Forgotten child syndrome occurs when parents are focusing on future tasks instead of the moment. This can be an extremely dangerous mental state for a quiet or sleeping baby. This medical condition describes how a parent can walk away from the car without thinking about their child in the back seat of the car.
I had earlier received a phone call from my sister-in-law who was having trouble delivering her child. Dayo, her husband, and my half-brother, had informed me about the surgeon’s decision to carry out a Caesarean section, also known as C-section on her, because a vaginal delivery would put the mother or the unborn child at risk.
“Annie, you are here,” Dayo hugged me weakly. He was clearly worried-sick.
“How’s the mother and her unborn child?” I asked immediately, gasping for air as though I had just participated in a 4×100m race.
Dayo’s face fell, “Sarah’s unconscious. The Surgeon said they would need to operate on her ASAP. I’m scared.”
He looked as though he were going to fall if I didn’t support him; so I gathered him in my arms. “Everything will be alright, Dayo. Sarah needs you to be strong right now.” My mind raced back to our childhood days, when we spent all of our free time together. Nowadays, we saw little of each other.
“I wish she didn’t have to undergo this surgery,” Dayo sighed sadly. “What if something happens?”
“God’s in control,” I said. “Besides, Doctor Dean’s very good.”
“I wish you were the one in charge of my wife’s case delivery and surgery. I trust no other Surgeon than you.”
I chuckled sadly, “You know I wish for the same with all my heart; but we both know what happened to me, and that, well… I can’t. They won’t let me.”
“Just… because. I’m sorry for everything. You’ve been through a lot, and now…your career is in danger. It all happened after you put to bed.”
My face went white.
“What’s wrong?” Dayo shook me, but I didn’t budge.
“My baby…” Dayo instinctively headed for my car. I came out of my trance, and ran after him.
I opened the door to the back seat, and found my baby sleeping soundly; but he wasn’t breathing, and he looked pale. Fear gripped me. I couldn’t talk, neither could I scream. I just stood there motionlessly. Dayo stared in horror.
“How did this happen?”
I knew what had happened, what I had done; but my doctor-instinct took control of me immediately.
I quickly, but tenderly and carefully brought out my baby from the car, and dashed for the hospital. Within a twinkle of an eye, he was admitted. They tried everything they could to revive him, but to no avail. I felt like a murderer.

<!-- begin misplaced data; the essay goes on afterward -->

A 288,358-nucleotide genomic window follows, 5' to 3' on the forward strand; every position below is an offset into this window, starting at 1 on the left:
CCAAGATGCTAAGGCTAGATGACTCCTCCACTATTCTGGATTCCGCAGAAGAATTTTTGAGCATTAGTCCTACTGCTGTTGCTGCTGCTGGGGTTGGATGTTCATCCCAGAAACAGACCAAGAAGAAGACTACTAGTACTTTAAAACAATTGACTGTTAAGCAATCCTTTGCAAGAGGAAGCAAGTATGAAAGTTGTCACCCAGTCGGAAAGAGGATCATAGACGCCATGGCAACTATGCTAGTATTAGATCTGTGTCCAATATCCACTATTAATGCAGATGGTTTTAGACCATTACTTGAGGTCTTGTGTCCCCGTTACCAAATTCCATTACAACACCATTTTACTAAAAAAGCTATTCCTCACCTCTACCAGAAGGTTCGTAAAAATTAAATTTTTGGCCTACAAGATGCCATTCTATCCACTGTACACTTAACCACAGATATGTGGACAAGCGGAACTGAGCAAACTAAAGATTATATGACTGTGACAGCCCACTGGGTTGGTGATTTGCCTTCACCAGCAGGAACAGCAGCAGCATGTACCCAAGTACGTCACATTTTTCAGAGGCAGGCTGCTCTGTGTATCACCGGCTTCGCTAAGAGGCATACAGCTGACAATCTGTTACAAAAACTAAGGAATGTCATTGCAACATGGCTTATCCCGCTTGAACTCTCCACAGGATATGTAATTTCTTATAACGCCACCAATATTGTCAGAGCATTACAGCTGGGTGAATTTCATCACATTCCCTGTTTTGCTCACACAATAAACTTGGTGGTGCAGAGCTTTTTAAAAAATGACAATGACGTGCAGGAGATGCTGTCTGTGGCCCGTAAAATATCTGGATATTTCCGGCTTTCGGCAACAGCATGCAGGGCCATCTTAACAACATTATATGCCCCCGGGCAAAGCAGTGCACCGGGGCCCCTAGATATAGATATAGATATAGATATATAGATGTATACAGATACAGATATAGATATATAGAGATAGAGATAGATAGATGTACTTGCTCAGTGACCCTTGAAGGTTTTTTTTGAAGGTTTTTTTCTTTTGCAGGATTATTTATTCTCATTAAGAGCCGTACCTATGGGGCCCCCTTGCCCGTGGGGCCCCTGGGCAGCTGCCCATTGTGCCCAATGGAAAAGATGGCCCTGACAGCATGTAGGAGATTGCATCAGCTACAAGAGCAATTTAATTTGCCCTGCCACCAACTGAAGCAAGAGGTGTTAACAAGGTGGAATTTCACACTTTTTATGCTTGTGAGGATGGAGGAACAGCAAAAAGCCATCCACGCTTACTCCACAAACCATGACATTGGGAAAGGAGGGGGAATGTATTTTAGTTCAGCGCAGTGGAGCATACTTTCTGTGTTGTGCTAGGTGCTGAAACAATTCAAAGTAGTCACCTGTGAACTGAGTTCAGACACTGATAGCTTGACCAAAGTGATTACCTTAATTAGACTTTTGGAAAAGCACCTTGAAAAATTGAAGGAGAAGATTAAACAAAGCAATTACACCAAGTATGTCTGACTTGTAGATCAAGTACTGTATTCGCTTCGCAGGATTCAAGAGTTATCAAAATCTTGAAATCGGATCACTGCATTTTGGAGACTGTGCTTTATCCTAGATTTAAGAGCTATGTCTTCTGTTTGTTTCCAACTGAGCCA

I carried my child’s lifeless body out of the hospital, refusing to let go of him. I was in tears, and I clung to him like life itself.
“Annie, you have to let him go now,” Dayo made to carry my baby, “h-he’s d-dead.” He stuttered. Even he found it hard to believe.
“My baby was healthy and very much alive this morning. It was my fault, yes, it was. I was absent minded. How could I even make such a mistake? How could I have totally forgotten about my baby? Truly, I had a lot going on with me. There were so many things that occupied my mind. My career, my sick mum, my deceased husband, my unconscious sister-in-law, and the list goes on. My baby died from heatstroke. He had suffocated in the car because in my worry, I had forgotten I had come with him. If I had known, I would have kept him in the front seat. No, that would be dangerous; but at least, I would have come with his pet. It would have helped me remember that I had come with my baby. Or maybe I should have left him with mother. If only I had come back to the car earlier…” Tears streamed down my cheeks. “Dayo, -how could this happen? How could I do such a thing? H-h-how… I killed him.” I broke down, laughing and crying uncontrollably, that I feared my heartbeat would stop.
“Annie, please stop crying. This isn’t your fault. What you are doing right now is dangerous. Calm down. If you keep laughing and crying this way, you will be out of breath, and might have a heart failure.”
“How can you say that? Whose fault is it then? Heart failure you say? I don’t care. There’s no reason to lie anymore. What am I living for?” I stared at him hardly,, and if stares could kill, I was sure my stare could have done the deed.
“Just calm down… Please, don’t talk like this.”
“Don’t touch me…!” I was screaming, and before I knew it, I felt something sharp pierce me beside my neck. Someone had sedated me. Slowly, I fell asleep.
“Doctor, will my sister be alright? And how are my wife and unborn child?” Dayo asked amidst tears. The grief he felt at that moment was enough to make a person go crazy.
“Your sister will be fine. Right now, she’s in a state of hysteria, and if she isn’t probably taken care of, it could affect her mental health.” The doctor placed a soothing hand on Dayo’s right shoulder.
“… and my wife?” Dayo’s heartbeat quickened. He held my unconscious body even as he desperately waited for the doctor’s answer.
“Well…” The doctor tried to smile, “she’s in a critical condition; the C-section was a success, but she’s still unconscious. However, your baby’s safe and healthy.”
“Calm down, Dayo…” The doctor was still saying when Dayo left my unconscious body and ran towards his wife’s ward.
The doctor ran after him, and I was left all alone, with my lifeless baby in my arms.
Ekwebelum Chizurum Melody
Alex Ekwueme Federal University, Ndufu-Alike, Ebonyi State, NIGERIA.
This Post Has 3 Comments
It’s saddening though.
Is there a cur for this condition? A kind of therapy or medication….. anything?
Now I get it..
I used to think the parents in question were just plain careless and lazy.. I never imagined it was a medical condition…
😢 I might have misjudged someone…
Isn’t there a kinda psychotherapy for this??